- Phospholipase Cg2–associated antibody deficiency – Lifelong cold-induced urticaria with variable antibody deficiency and increased risk for infection, autoimmunity, and granulomatous disease.
Drug Reaction DataBelow is a list of drugs with literature evidence indicating an adverse association with this diagnosis. The list is continually updated through ongoing research and new medication approvals. Click on Citations to sort by number of citations or click on Medication to sort the medications alphabetically.
Patient Information for Urticaria in Child
OverviewHives (urticaria), also known as welts, is a common skin condition with itchy pink or red bumps (papules) that appear and disappear anywhere on the body. In darker skin colors, the redness may be harder to see, but the swollen skin bumps can be felt by the touch. An individual hive typically lasts a few hours before fading away, and new hives can appear as older areas disappear.
Hives can be considered acute (new or periodic episodes lasting less than 6 weeks) or chronic (periodic episodes lasting more than 6 weeks). Although many people have a single episode of acute hives that goes away within a few days to weeks, some may have chronic hives, periodic (recurrent) attacks of hives that come and go over a period of years.
Hives can have many triggers, including:
- Medications, especially aspirin, ibuprofen, naproxen, narcotic painkillers, and antibiotics.
- Infections with viruses, bacteria, and fungi.
- Environmental allergies such as insect bites, pollen, mold, and animal dander.
- Physical exposures such as heat, cold, water, sunlight, and pressure.
- Medical conditions such as gland diseases, blood diseases, and cancer.
- Food allergies such as to strawberries, eggs, nuts, and shellfish.
Who’s At RiskHives appear in people of any age, race / ethnicity, and sex. Hives are very common; it is estimated that up to 20% of the population will develop hives at some point in their lives. Individuals with a family or personal history of atopic conditions (asthma, hay fever, eczema) are more prone to developing hives.
Acute hives are most common in children and young adults, and chronic hives are more often seen in females, especially middle-aged women.
Signs & SymptomsThe most common locations for hives include:
- The trunk.
- The upper arms or upper legs.
Individual hives appear as distinct (well-defined), pink-to-red swellings, which, in darker skin colors, may be easier to feel than see. The bumps range in size from 2 mm to over 30 cm. Some lesions may develop a lighter center. Hives usually appear in groups or batches.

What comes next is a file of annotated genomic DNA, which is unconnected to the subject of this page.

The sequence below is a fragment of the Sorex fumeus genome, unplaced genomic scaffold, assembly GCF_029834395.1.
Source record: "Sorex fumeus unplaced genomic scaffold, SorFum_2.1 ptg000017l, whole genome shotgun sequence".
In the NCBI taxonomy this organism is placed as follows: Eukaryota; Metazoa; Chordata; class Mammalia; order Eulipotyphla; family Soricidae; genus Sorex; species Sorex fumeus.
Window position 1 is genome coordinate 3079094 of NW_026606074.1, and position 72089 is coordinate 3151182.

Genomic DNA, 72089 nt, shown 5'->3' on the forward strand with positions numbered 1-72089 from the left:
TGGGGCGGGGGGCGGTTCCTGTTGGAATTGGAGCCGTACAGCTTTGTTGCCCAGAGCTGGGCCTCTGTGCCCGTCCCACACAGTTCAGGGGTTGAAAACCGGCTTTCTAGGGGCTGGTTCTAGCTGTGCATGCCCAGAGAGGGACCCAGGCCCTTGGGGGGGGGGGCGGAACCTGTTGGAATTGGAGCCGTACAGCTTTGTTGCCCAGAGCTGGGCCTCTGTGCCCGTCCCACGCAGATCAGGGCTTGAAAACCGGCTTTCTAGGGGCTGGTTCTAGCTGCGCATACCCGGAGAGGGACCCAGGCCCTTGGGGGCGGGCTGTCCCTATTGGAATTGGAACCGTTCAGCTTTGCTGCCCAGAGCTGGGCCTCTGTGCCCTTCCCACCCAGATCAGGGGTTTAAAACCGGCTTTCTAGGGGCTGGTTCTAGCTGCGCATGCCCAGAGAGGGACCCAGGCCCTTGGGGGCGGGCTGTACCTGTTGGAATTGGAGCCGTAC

Individual hives disappear within 24 hours, but a single episode may last much longer.
Dermographism is a type of hives that appears within a few minutes of scratching the skin. The rash usually appears in a straight line (linear) pattern.
Swelling of the eyes, mouth, hands, feet, or genitals can sometimes occur with hives. This swelling, called angioedema, usually goes away within 24 hours.
Hives are usually itchy, but they can also burn or sting.
Self-Care GuidelinesIf your child is experiencing mild hives, you can try having them:
- Take cool showers or baths.
- Apply cool compresses.
- Wear loose-fitting clothes.
- Avoid strenuous activity.
- Use an over-the-counter antihistamine such as cetirizine (Zyrtec), fexofenadine (Allegra), loratadine (Claritin), or diphenhydramine (Benadryl).
When to Seek Medical CareIf your child's hives make it difficult to breathe or swallow or if your child feels lightheaded, call 911.
In nonurgent situations, see your child's medical professional if the hives do not improve with treatment or if they continue to appear for more than a few days.
Before visiting your child's medical professional, try to notice what might be triggering the hives and whether it improves or worsens with exposure to heat, cold, pressure, or vibration. Take a list of every medication (prescription and over the counter), supplement, and herbal remedy your child may have taken recently. Also consider any recent illnesses your child has had because some illnesses (and their treatments) can trigger hives.
TreatmentsAfter confirming that your child has hives, the medical professional will work with you and your child to discover the possible cause. They will also take a detailed medical history and may do blood tests.
The best treatment for hives is to discover any triggers and stop your child's exposure to them. However, most people with hives do not know the cause and require medication to get rid of the hives.
The most common medications for hives include:
- Non-sleep-causing (nonsedating) antihistamines such as loratadine (Claritin) for ages 2 years and older, cetirizine (Zyrtec) for ages 2 years and older, fexofenadine (Allegra) for ages 6 months and older, or desloratadine (Clarinex, Aerius) for ages 6 months and older.
- Sleep-causing (sedating) antihistamines such as diphenhydramine (Benadryl) for ages 2 years and older or hydroxyzine (Vistaril, Atarax).
- Your physician may prescribe other antihistamine or anti-inflammatory medications.
In rare situations, the medical professional might prescribe a short course of oral corticosteroid pills (a steroid). Other classes of oral or injectable medications may be prescribed for recurrent hives that do not respond to these measures.
Urticaria in Child